When the operator of the Yukon, who was later determined to be Charles Brickman, observed Sergeant Broems approaching the Yukon in his marked Stamford Police SUV, he turned off the Yukon's headlights. A short distance from the motel, Sergeant Broems stopped the vehicle. Officer Sheperis joined Sergeant Broems, acting as backup. When Sergeant Broems and Officer Sheperis approached the vehicle, they both smelled a strong odor of marijuana emanating from inside the Yukon. Sergeant Broems and Officer Sheperis removed Taveras from the vehicle, and Taveras admitted to possessing ‘‘weed.'' A search of Taveras revealed two glass jars with yellow tops containing marijuana, along with three other similar, but empty, yellow topped glass jars, as well as a knotted corner of a plastic sandwich bag containing heroin. On the basis of this evidence, Sergeant Broems requested a sweep of the Yukon by a canine officer trained in the detection of narcotics.

         A canine officer, Cooper, and his Stamford Police Department handler, Sergeant Seth O'Brien, arrived on the scene shortly after Sergeant Broems' request. Cooper alerted to the center console of the vehicle, but the officers found no additional drugs. Brickman was found to have no drugs on his person. Brickman was issued an infraction ticket for operating a motor vehicle without headlights, and allowed to drive off in the Yukon. The officers detained Taveras.

         Taveras informed Sergeant O'Brien that he lived with his grandmother nearby on Charles Street in Stamford. At that point, Sergeant Broems, Officer Sheperis, and Sergeant O'Brien went to the grandmother's home on Charles Street, where they spoke with Taveras' brother. Taveras' grandmother signed a consent form allowing the officers to search Taveras' bedroom. In Taveras' bedroom, the officers found numerous plastic bags with the corners cut off, consistent with narcotics packaging, along with other bags containing an off white powder residue.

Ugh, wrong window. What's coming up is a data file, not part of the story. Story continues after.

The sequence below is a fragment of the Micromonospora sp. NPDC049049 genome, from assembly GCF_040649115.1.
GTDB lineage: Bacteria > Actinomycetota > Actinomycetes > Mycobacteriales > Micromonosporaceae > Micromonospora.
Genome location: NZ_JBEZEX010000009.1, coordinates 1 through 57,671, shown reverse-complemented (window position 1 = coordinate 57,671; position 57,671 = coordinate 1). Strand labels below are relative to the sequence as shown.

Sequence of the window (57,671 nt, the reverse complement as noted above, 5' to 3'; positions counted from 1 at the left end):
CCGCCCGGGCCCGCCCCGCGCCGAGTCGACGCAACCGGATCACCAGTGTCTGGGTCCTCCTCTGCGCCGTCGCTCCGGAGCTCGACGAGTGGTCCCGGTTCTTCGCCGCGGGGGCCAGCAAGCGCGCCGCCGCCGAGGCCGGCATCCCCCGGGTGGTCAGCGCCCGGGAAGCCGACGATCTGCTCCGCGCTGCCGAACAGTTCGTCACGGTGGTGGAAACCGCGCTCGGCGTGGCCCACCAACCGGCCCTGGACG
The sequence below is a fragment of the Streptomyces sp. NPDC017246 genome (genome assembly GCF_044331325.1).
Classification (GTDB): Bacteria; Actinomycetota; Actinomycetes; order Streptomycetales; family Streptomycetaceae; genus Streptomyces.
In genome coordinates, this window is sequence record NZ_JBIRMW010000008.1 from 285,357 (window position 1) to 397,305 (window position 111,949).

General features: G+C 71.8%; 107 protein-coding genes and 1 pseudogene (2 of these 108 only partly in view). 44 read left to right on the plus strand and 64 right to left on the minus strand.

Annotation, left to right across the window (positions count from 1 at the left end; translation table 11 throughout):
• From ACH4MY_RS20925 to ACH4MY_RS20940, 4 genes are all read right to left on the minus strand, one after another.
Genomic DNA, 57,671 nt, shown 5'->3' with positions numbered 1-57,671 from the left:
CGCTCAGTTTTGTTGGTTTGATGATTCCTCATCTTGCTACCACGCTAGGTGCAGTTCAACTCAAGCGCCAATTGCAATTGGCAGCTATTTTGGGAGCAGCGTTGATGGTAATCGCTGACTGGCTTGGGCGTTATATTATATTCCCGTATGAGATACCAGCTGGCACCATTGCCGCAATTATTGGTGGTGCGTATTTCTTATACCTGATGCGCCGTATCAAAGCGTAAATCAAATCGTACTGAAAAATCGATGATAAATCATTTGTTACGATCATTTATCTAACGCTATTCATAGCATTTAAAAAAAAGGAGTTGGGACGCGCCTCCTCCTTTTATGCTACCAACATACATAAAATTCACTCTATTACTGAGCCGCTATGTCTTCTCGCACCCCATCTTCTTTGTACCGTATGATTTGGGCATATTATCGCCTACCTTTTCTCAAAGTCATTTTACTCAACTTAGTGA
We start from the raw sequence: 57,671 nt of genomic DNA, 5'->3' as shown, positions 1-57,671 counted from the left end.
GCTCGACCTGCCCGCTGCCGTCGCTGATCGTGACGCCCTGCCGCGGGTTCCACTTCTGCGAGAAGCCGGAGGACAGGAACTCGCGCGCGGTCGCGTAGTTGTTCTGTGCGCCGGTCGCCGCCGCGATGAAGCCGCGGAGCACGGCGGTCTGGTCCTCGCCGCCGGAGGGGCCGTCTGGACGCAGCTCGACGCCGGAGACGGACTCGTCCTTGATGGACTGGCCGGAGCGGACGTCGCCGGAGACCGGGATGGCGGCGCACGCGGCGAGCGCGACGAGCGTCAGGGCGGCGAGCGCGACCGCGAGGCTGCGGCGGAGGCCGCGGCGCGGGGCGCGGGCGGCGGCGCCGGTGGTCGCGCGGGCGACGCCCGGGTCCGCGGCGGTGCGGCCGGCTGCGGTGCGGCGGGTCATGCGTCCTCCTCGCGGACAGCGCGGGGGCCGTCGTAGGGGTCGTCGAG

The officers then returned to the motel. They spoke with the manager of the motel, who advised them that several days earlier, the defendant had rented room 118 for the week, until February 8, 2013, paying $430 in cash.[2] The manager provided the officers with documentation concerning room 118, including a photocopy of the defendant's driver's license. The guest registration card for room 118 also included the name of a second individual, Victor Taveras. Although the officers were not certain who Victor Taveras was, Sergeant O'Brien testified that they believed that he most likely was Eudy Taveras.

         After speaking with the manager, the officers went together to knock on the door of room 118. The officers observed a light on in the room, but no one answered the door. Sergeant O'Brien then retrieved Cooper and conducted a narcotics sweep, which included several passes along the first floor walkway where room 118 is located. On each pass, Cooper consistently alerted to the presence of narcotics at the door to room 118.

         It was then approximately 3 a.m. on February 5, 2013, a little over ninety minutes since Sergeant Broems first observed Taveras enter and exit room 118. At this point, on the basis of all that had transpired since observing Taveras enter and exit room 118, Sergeant Broems decided to apply for a warrant to search room 118. The officers decided that Sergeant Broems and Officer Sheperis would return to Stamford Police headquarters to prepare the search warrant and to process Taveras for his drug charges, and Sergeant O'Brien would remain behind on Home Court, in the same area where Sergeant Broems was parked earlier, to surveil room 118 for any possible activity. Very shortly after the officers split up, however, just as Sergeant O'Brien was getting into position to surveil room 118, he observed the defendant on foot near the motel at the corner of Home Court and East Main Street, walking away from the motel. Sergeant O'Brien, who recognized the defendant, immediately radioed for Sergeant Broems and Officer Sheperis to return to the motel to stop the defendant.